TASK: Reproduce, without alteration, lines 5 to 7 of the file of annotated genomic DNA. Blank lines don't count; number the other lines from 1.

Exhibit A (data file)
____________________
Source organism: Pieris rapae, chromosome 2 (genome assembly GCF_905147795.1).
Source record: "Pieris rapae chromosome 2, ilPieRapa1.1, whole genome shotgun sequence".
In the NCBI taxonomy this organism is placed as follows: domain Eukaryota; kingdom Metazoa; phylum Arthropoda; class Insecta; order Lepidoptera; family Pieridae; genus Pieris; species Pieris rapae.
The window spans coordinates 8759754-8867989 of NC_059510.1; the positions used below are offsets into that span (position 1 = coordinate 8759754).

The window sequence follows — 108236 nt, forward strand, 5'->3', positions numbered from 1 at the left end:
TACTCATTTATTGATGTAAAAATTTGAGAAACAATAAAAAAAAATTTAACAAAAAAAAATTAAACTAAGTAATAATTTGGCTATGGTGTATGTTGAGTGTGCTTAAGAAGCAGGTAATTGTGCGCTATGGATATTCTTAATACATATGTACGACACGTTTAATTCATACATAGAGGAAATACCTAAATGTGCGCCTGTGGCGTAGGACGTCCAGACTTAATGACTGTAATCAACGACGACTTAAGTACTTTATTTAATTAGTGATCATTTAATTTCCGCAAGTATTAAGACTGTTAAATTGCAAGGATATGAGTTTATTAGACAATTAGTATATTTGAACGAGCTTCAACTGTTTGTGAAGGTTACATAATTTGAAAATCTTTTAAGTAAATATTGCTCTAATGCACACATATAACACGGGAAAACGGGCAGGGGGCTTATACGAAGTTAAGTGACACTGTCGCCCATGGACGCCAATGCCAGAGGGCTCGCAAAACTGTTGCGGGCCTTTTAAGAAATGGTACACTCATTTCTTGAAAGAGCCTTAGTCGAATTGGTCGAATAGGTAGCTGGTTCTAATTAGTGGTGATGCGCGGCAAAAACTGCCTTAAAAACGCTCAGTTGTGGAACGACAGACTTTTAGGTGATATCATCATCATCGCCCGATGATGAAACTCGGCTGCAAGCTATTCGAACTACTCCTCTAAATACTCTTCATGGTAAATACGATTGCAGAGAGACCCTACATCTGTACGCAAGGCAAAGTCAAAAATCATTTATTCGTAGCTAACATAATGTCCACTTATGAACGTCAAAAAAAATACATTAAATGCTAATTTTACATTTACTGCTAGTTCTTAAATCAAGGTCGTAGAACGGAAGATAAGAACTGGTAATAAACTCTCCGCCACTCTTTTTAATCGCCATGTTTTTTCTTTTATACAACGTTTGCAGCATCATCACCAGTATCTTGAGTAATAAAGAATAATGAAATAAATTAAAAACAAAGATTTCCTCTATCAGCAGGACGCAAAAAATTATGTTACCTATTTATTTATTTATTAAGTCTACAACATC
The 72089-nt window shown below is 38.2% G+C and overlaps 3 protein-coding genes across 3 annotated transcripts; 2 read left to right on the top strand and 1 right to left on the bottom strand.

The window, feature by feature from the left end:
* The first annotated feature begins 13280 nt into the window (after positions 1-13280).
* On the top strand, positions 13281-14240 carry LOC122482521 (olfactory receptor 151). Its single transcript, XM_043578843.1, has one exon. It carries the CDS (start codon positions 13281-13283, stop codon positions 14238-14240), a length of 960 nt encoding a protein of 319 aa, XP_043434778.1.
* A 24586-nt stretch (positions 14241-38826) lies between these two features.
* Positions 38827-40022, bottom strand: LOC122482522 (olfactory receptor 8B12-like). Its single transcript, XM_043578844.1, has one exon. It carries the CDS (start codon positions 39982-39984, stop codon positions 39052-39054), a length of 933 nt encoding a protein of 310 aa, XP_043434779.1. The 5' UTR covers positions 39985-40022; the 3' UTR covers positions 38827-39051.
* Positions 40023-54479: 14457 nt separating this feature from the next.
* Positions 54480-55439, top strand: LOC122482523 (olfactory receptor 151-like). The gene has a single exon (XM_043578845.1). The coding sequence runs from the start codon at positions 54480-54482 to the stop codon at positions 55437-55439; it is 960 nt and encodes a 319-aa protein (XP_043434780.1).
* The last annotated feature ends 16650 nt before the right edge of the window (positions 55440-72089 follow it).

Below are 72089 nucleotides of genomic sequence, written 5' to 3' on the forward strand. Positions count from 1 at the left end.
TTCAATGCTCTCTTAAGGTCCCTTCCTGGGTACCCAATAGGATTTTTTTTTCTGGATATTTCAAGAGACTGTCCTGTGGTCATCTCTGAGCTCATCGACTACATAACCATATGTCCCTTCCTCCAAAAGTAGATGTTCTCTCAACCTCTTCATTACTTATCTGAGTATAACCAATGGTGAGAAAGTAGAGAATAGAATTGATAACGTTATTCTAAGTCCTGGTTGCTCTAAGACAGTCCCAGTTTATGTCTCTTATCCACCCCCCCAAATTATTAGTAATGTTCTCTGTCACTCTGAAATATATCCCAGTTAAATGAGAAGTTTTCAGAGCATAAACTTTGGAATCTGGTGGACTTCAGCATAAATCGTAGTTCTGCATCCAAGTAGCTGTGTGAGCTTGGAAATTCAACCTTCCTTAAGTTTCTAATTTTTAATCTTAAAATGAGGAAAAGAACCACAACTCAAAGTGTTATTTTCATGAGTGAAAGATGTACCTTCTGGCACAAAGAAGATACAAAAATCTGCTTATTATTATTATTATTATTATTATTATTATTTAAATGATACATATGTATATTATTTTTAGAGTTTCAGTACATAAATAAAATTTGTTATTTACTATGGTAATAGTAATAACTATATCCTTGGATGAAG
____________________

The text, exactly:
The window sequence follows — 108236 nt, forward strand, 5'->3', positions numbered from 1 at the left end:
TACTCATTTATTGATGTAAAAATTTGAGAAACAATAAAAAAAAATTTAACAAAAAAAAATTAAACTAAGTAATAATTTGGCTATGGTGTATGTTGAGTGTGCTTAAGAAGCAGGTAATTGTGCGCTATGGATATTCTTAATACATATGTACGACACGTTTAATTCATACATAGAGGAAATACCTAAATGTGCGCCTGTGGCGTAGGACGTCCAGACTTAATGACTGTAATCAACGACGACTTAAGTACTTTATTTAATTAGTGATCATTTAATTTCCGCAAGTATTAAGACTGTTAAATTGCAAGGATATGAGTTTATTAGACAATTAGTATATTTGAACGAGCTTCAACTGTTTGTGAAGGTTACATAATTTGAAAATCTTTTAAGTAAATATTGCTCTAATGCACACATATAACACGGGAAAACGGGCAGGGGGCTTATACGAAGTTAAGTGACACTGTCGCCCATGGACGCCAATGCCAGAGGGCTCGCAAAACTGTTGCGGGCCTTTTAAGAAATGGTACACTCATTTCTTGAAAGAGCCTTAGTCGAATTGGTCGAATAGGTAGCTGGTTCTAATTAGTGGTGATGCGCGGCAAAAACTGCCTTAAAAACGCTCAGTTGTGGAACGACAGACTTTTAGGTGATATCATCATCATCGCCCGATGATGAAACTCGGCTGCAAGCTATTCGAACTACTCCTCTAAATACTCTTCATGGTAAATACGATTGCAGAGAGACCCTACATCTGTACGCAAGGCAAAGTCAAAAATCATTTATTCGTAGCTAACATAATGTCCACTTATGAACGTCAAAAAAAATACATTAAATGCTAATTTTACATTTACTGCTAGTTCTTAAATCAAGGTCGTAGAACGGAAGATAAGAACTGGTAATAAACTCTCCGCCACTCTTTTTAATCGCCATGTTTTTTCTTTTATACAACGTTTGCAGCATCATCACCAGTATCTTGAGTAATAAAGAATAATGAAATAAATTAAAAACAAAGATTTCCTCTATCAGCAGGACGCAAAAAATTATGTTACCTATTTATTTATTTATTAAGTCTACAACATC
The 72089-nt window shown below is 38.2% G+C and overlaps 3 protein-coding genes across 3 annotated transcripts; 2 read left to right on the top strand and 1 right to left on the bottom strand.